The Queen is to pay a state visit to the Irish Republic this year, the first by a British monarch since independence in 1922, it was announced yesterday.
King George V was the last reigning monarch to visit the country in 1911 when it was then part of the UK.
Julian King, Britain's ambassador to Dublin, said: "The invitation symbolises how far the relationship has come in recent years; the strength of our economic and political ties; and the progress that has been made in Northern Ireland." A date for the trip has not been released but it is widely expected to be in May – a few weeks after the wedding of Prince William and Kate Middleton.
Bobby McDonagh, the Irish ambassador to London, who delivered the Queen's invitation on behalf of President Mary McAleese, said: "The visit reflects the depth and the warmth of the British-Irish relationship."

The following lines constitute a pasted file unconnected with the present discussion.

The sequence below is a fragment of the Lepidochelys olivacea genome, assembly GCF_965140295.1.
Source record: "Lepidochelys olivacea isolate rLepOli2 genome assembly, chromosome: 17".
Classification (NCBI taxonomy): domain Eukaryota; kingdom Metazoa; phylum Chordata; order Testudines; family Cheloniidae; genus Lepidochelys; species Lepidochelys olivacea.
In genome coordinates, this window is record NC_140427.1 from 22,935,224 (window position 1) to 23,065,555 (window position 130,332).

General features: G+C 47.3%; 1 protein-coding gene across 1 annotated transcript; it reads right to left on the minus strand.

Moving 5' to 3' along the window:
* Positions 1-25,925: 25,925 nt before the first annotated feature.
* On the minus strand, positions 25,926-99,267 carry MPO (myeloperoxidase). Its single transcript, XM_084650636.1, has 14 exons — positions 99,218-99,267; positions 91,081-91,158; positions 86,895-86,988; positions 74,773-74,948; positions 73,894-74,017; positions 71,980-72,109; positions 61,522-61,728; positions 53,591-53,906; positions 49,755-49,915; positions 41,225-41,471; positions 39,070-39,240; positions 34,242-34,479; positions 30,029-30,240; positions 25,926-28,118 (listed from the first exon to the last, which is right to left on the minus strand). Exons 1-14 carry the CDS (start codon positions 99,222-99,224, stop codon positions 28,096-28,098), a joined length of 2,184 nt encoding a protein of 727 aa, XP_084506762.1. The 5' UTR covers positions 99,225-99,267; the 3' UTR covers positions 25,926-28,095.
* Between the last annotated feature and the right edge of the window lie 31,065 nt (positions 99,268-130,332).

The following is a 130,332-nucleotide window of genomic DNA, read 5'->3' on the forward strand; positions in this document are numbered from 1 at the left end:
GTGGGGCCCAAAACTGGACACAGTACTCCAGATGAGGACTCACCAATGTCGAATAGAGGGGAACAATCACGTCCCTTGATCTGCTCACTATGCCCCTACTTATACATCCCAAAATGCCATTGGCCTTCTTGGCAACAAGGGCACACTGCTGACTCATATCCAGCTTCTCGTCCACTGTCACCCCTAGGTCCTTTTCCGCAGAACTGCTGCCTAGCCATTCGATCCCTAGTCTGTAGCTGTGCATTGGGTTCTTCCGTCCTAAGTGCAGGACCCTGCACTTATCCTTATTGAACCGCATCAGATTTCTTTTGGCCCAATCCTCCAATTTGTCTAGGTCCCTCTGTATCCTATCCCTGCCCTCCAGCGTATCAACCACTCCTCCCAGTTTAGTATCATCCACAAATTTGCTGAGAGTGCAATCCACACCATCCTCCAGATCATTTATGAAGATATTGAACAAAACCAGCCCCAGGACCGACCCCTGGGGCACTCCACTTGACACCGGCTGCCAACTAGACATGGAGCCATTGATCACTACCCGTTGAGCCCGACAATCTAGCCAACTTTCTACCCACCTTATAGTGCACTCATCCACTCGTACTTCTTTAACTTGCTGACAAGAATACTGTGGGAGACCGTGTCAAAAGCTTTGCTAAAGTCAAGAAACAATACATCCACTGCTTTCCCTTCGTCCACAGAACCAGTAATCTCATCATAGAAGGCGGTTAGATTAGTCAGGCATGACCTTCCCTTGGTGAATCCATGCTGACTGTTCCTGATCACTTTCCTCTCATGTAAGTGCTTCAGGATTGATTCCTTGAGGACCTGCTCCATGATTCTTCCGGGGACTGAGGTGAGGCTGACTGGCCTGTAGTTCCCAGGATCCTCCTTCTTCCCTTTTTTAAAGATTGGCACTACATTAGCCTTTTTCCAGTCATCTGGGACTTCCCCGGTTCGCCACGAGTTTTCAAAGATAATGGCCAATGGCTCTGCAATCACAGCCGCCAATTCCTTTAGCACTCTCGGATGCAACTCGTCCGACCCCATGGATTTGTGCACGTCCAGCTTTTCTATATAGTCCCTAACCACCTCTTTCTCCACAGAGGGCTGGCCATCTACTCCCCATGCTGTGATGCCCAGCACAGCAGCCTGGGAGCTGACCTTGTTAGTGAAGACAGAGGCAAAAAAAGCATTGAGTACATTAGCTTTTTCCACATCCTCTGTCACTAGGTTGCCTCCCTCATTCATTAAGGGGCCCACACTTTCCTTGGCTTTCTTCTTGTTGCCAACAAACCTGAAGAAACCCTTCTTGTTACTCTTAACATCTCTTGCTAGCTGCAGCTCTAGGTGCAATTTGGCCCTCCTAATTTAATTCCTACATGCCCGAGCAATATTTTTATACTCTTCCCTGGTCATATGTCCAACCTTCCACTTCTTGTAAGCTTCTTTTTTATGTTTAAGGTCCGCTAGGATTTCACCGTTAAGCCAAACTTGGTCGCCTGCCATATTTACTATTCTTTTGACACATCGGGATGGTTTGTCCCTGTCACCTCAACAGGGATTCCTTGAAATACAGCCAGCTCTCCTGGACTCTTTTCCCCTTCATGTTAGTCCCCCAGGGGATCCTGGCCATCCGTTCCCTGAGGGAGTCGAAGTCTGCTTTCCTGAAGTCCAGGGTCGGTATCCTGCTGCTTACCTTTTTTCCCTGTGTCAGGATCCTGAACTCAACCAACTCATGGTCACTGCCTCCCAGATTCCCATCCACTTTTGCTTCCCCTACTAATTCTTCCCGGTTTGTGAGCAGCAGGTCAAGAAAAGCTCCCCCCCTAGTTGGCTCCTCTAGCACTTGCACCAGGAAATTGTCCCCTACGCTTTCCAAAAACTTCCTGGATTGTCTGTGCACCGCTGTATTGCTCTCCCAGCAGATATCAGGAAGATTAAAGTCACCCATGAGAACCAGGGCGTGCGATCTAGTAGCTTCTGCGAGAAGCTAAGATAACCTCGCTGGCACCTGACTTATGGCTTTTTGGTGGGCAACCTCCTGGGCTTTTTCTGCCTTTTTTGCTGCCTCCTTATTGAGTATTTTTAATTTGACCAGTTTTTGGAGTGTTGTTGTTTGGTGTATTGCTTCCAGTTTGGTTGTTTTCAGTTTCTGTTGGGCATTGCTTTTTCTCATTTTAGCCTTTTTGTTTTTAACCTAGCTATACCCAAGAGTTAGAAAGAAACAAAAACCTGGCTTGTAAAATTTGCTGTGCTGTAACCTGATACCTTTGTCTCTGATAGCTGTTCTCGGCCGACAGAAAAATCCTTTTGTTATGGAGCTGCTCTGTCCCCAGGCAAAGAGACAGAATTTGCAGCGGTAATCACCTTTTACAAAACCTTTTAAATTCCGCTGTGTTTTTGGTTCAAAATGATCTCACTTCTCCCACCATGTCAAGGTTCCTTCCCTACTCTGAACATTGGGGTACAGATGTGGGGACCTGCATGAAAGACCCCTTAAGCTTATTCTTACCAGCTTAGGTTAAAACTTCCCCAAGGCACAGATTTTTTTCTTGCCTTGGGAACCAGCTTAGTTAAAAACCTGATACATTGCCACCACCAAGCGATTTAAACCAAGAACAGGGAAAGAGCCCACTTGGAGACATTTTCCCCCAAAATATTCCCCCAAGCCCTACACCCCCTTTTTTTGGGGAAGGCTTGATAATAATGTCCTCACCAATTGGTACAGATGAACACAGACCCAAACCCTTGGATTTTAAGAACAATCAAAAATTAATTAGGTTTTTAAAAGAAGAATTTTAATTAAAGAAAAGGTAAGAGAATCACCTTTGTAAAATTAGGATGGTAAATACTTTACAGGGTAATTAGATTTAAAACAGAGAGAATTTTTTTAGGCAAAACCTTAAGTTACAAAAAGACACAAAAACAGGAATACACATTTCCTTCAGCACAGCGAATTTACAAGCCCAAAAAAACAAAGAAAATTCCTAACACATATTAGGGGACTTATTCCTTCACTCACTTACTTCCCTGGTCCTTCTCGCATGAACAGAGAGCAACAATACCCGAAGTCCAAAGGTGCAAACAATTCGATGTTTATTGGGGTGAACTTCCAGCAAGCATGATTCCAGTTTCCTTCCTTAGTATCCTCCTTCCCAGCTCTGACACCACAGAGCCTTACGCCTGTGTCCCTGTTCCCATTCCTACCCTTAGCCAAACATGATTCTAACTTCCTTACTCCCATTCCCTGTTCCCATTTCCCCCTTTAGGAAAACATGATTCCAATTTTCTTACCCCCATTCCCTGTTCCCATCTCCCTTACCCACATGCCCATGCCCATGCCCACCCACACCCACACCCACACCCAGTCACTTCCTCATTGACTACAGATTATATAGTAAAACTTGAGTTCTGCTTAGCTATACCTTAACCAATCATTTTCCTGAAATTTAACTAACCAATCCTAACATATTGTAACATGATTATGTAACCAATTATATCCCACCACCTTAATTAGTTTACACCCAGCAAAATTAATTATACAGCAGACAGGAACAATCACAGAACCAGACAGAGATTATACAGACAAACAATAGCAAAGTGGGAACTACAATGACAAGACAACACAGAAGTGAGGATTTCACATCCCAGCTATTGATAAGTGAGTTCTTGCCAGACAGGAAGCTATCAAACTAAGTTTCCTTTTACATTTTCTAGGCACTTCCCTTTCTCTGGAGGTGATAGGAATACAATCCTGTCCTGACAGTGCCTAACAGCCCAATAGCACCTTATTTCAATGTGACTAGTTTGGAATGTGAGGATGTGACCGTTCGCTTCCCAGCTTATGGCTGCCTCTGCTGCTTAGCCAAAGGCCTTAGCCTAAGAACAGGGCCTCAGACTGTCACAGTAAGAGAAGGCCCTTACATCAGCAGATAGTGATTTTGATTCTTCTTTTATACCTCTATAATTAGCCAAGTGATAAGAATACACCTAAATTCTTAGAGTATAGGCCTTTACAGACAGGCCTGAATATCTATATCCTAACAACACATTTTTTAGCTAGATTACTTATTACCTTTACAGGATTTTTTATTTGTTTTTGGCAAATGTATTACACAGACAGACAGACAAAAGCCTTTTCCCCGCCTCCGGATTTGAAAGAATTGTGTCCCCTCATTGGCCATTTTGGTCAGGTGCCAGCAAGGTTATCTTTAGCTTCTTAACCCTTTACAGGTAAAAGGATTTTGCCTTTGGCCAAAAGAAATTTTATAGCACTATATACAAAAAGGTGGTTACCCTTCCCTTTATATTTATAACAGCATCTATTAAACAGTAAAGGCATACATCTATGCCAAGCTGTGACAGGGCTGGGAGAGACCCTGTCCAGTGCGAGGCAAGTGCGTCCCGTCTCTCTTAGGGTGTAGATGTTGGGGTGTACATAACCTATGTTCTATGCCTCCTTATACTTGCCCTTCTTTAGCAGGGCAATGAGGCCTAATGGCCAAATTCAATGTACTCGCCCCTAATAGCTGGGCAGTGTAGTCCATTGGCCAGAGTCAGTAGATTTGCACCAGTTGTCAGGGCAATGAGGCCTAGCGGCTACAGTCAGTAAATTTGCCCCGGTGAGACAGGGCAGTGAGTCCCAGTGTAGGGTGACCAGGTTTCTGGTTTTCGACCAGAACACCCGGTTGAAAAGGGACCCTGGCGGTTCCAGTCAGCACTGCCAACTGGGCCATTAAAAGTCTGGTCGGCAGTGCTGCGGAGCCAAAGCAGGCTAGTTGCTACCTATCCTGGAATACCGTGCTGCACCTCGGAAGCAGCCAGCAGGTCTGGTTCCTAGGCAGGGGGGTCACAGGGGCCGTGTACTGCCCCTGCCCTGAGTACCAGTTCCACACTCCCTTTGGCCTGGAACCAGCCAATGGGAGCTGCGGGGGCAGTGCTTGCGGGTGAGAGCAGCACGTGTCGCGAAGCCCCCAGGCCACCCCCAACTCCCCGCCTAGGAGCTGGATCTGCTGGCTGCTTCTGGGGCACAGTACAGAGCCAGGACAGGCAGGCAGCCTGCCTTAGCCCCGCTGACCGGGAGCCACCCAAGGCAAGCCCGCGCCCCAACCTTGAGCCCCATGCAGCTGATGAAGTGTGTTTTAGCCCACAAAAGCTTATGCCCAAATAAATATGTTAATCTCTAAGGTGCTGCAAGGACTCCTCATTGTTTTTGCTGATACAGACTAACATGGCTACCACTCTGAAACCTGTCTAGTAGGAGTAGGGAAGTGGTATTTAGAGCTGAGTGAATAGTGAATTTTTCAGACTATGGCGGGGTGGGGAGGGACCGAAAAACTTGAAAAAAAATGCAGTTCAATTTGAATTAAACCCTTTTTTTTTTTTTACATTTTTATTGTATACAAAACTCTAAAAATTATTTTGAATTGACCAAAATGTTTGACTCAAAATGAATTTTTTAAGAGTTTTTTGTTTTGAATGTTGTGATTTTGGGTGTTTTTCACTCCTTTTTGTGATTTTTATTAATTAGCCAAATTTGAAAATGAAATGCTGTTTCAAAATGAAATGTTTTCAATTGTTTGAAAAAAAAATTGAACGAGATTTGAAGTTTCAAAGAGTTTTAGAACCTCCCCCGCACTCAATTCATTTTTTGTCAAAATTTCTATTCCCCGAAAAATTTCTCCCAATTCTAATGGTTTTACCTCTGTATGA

The Sinn Fein president, Gerry Adams, said his party believed it was premature. He said: "Sinn Fein is very aware of the symbolism of a state visit by Queen Elizabeth ... and of the offence it will cause to many Irish citizens, particularly victims of British rule and those with legacy issues in this state and in the North."